As has been noted before, the campaign against extremism has been quite damaging to the American perceptions in the Core and the Peripheral regions of the Islamic world. However, in the tussles of the emerging and established powers, this has been a blessing in disguise for Russia and China.

Both have fully exploited this, as can be seen in the case of Pakistan. The country has strategically moved out of the American sphere of influence, and in to the arms of China, represented by projects such as CPEC. On the other hand, India has shifted to the American sphere of Influence, complicating its traditional closeness with Russia. Meanwhile, India and Pakistan have both joined Shanghai Cooperation Organization (SCO).

In the case of Iran, it is already a strong ally of Russia, and both have been cooperating closely in Syria. While also a member of NATO, Turkey has been gradually moving away from its Western orientation. This process has been speeded up by the recent coupe attempt, which Erdogan blamed on the American exiled Fatehullah Gulen.

Since 9/11 the debate has continued on how to counter the Ideology that led to the tragic event.

That emphasis seems to have to taken a back seat for right now as the focus shifts to dealing with the extremist activities being carried out by Iran, and the groups supported by Qatar, Iran and Turkey.

The policies being adopted by the Core states, with Western support, can divide the Peripheral nations, and meanwhile create problems for China and Russia, whose influence is resurgent in the Peripheral regions. This will obviously also create serious fissures amongst the Islamic nations of the Core and the Periphery, and between the Shiite and Sunni Muslims.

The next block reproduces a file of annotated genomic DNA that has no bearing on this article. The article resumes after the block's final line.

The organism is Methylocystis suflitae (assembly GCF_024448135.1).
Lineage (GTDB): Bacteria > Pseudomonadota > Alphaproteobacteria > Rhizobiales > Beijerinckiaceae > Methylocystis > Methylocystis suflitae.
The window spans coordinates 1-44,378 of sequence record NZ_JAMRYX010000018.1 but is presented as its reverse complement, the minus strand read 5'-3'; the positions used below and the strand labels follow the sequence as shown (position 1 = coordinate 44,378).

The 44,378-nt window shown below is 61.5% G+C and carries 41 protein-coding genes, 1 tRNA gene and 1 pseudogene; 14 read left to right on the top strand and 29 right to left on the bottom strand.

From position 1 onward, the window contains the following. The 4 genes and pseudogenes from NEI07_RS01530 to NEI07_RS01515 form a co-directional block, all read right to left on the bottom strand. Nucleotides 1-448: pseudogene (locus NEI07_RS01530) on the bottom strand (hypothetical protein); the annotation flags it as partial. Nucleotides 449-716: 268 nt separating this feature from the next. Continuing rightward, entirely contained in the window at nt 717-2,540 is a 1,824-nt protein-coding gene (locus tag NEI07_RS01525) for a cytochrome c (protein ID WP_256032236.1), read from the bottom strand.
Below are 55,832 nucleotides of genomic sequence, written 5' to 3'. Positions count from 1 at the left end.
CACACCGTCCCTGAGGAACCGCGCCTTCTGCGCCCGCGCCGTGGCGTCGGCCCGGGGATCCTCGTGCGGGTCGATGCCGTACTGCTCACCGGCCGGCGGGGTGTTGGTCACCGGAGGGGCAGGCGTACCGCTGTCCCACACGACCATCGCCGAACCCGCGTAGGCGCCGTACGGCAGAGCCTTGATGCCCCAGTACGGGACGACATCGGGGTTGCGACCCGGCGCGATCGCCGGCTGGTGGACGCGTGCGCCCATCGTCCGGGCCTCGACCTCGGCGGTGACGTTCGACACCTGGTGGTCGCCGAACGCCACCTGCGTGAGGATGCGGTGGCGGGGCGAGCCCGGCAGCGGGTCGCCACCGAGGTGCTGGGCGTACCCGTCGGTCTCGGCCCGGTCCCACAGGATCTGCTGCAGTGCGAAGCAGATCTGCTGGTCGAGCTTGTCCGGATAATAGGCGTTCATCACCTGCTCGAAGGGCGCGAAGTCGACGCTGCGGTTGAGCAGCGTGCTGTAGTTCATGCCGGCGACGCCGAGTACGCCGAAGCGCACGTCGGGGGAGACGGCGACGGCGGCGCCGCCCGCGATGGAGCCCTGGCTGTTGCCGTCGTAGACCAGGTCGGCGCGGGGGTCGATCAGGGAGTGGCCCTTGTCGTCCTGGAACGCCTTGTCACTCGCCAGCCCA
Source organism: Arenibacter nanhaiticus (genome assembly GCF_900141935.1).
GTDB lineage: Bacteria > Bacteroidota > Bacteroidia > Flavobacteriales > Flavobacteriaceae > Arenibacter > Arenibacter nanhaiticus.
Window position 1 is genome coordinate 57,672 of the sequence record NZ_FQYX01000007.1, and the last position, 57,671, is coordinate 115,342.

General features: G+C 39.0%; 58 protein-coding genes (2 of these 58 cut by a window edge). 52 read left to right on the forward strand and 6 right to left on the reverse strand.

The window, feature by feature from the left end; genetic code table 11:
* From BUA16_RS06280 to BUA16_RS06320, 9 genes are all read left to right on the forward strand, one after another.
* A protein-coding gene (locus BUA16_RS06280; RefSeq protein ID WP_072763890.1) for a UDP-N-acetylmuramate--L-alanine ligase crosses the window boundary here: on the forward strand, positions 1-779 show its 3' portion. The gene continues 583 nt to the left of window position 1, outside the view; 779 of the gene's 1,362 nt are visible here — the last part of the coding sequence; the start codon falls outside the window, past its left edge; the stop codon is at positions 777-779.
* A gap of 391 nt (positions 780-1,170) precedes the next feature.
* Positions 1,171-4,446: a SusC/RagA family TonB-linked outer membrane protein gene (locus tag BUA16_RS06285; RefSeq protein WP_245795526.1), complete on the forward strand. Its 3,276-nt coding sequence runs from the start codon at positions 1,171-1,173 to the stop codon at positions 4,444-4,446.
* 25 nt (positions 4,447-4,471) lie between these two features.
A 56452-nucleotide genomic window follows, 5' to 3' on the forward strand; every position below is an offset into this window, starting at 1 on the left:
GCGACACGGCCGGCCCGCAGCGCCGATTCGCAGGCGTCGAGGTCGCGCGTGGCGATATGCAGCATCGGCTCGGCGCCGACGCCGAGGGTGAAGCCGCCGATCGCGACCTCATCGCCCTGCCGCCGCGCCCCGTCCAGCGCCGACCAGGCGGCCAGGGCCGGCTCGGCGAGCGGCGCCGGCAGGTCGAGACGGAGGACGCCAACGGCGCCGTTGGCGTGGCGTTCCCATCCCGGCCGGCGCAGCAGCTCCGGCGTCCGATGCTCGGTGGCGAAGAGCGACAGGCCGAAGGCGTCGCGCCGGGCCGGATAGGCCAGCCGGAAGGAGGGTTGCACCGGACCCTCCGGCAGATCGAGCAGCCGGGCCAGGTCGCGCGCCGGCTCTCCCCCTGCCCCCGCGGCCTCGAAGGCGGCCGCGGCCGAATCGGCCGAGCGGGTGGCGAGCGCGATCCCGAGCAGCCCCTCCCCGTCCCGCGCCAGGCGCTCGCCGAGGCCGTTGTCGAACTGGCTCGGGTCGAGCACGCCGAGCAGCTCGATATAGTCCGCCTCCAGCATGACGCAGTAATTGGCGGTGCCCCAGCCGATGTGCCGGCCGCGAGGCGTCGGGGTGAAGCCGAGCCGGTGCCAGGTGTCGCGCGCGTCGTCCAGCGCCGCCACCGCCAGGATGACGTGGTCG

The military solutions are not working out, be it in Iraq, Syria, Afghanistan, or Yemen. This has not stopped the global powers to compete in the race for launching various peace initiatives. In addition to the Geneva process, Russia has its own peace process brewing in Syria, which includes Iran and Turkey. On the other hand, China and Russia both have jumped on the peace bandwagon in Afghanistan. In the midst of this, President Trump aspires to jumpstart the Middle East Peace Process, as witnessed by his first visit to the region.

The battle for control of the Muslim Core and Periphery will not solely be achieved through the barrel of the gun, negotiating peace is equally plausible method to exert influence. As the Core states become weak due to lack of politically and religious legitimacy, the Peripheral states are being pulled in to fill in the void. As this scenario evolves, the Peripheral sates will need to concentrate on maintaining their domestic political relevance. This will be the most critical factor in dealing with the strong forces emanating from the tussles of the emerging and established global powers, and in tackling proxies and extremists of various colors.